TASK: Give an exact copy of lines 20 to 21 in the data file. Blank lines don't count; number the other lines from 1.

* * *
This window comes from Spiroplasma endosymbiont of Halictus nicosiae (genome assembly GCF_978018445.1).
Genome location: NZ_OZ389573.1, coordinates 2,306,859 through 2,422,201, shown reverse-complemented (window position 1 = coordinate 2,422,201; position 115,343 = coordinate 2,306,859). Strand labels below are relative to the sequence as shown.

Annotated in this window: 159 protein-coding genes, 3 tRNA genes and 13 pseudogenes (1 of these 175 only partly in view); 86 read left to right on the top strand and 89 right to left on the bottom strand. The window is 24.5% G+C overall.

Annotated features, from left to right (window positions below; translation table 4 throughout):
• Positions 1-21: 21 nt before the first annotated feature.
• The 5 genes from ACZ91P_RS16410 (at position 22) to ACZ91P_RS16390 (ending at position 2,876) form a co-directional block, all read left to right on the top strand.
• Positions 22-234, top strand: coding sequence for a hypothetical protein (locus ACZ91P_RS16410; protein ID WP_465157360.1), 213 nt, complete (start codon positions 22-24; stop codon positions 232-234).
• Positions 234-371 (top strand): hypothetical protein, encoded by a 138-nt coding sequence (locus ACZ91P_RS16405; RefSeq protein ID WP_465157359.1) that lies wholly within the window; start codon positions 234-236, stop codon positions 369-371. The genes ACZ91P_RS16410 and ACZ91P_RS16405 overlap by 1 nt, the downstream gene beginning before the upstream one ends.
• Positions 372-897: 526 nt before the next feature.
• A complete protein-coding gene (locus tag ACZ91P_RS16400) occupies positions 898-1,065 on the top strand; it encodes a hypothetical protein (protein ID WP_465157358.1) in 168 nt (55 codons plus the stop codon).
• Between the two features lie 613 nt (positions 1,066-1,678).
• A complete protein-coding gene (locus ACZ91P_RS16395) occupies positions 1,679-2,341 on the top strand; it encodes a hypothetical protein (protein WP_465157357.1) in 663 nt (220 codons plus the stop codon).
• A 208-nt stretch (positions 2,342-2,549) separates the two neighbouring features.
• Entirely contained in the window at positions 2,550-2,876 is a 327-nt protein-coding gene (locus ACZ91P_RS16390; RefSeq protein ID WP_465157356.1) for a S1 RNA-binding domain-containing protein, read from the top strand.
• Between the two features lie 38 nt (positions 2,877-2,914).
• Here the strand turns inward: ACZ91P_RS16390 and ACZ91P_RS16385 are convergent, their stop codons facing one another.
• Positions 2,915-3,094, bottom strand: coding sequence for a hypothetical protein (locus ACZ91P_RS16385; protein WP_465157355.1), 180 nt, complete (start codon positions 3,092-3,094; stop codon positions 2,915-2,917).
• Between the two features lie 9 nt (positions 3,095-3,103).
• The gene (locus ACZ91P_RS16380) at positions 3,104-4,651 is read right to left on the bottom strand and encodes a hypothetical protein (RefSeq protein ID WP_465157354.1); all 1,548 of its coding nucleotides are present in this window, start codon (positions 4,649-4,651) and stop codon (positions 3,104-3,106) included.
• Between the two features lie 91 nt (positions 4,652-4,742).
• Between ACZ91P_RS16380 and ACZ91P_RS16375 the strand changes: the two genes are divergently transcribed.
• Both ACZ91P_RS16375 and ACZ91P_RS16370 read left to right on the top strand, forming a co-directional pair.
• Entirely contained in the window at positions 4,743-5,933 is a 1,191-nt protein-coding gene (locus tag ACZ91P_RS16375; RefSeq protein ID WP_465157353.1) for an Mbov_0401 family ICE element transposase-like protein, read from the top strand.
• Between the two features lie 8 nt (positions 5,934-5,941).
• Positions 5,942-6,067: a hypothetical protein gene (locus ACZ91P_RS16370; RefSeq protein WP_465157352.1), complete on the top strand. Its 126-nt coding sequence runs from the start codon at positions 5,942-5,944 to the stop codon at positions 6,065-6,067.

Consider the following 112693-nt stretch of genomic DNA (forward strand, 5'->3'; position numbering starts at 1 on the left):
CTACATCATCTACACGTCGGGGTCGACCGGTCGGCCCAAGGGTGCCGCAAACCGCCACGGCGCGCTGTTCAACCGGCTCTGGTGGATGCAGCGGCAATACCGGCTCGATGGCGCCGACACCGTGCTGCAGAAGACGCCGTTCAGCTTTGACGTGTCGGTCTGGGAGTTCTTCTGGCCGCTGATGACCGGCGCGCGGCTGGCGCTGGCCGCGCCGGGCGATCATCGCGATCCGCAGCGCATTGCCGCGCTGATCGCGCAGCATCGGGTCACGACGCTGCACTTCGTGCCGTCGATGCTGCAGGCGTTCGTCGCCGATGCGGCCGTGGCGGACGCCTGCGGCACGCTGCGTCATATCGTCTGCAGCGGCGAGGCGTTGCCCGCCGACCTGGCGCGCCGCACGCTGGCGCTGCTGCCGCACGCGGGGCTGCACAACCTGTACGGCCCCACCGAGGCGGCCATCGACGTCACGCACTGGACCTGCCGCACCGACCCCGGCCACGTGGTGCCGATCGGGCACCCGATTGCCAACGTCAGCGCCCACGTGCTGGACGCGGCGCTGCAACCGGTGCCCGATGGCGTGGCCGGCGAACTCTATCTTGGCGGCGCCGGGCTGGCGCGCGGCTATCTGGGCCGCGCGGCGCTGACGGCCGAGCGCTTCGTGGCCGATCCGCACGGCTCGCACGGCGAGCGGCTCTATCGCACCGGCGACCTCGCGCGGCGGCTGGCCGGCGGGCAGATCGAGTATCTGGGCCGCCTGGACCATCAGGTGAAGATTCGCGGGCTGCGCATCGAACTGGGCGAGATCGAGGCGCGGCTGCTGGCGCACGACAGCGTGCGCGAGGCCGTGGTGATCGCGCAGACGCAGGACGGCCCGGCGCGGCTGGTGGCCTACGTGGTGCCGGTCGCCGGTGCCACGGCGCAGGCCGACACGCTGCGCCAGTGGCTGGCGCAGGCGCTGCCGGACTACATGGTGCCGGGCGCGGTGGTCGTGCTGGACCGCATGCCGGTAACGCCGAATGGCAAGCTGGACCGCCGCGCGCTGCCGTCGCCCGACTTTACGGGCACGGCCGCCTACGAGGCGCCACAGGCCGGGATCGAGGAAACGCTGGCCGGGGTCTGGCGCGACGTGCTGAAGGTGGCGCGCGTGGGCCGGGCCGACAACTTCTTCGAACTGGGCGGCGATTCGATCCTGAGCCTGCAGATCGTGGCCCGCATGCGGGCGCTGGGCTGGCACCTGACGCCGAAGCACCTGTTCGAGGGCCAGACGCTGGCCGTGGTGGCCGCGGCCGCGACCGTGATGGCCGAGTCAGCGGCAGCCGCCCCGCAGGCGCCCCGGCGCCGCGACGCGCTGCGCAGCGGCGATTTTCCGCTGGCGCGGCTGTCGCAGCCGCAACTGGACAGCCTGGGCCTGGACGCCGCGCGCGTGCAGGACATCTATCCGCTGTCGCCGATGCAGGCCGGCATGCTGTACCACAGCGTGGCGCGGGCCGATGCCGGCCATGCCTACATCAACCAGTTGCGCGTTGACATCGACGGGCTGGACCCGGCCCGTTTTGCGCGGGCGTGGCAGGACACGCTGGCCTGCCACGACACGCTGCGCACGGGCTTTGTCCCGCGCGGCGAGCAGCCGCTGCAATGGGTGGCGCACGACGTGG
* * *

• Between the two features lie 91 nt (positions 4,652-4,742).
• Between ACZ91P_RS16380 and ACZ91P_RS16375 the strand changes: the two genes are divergently transcribed.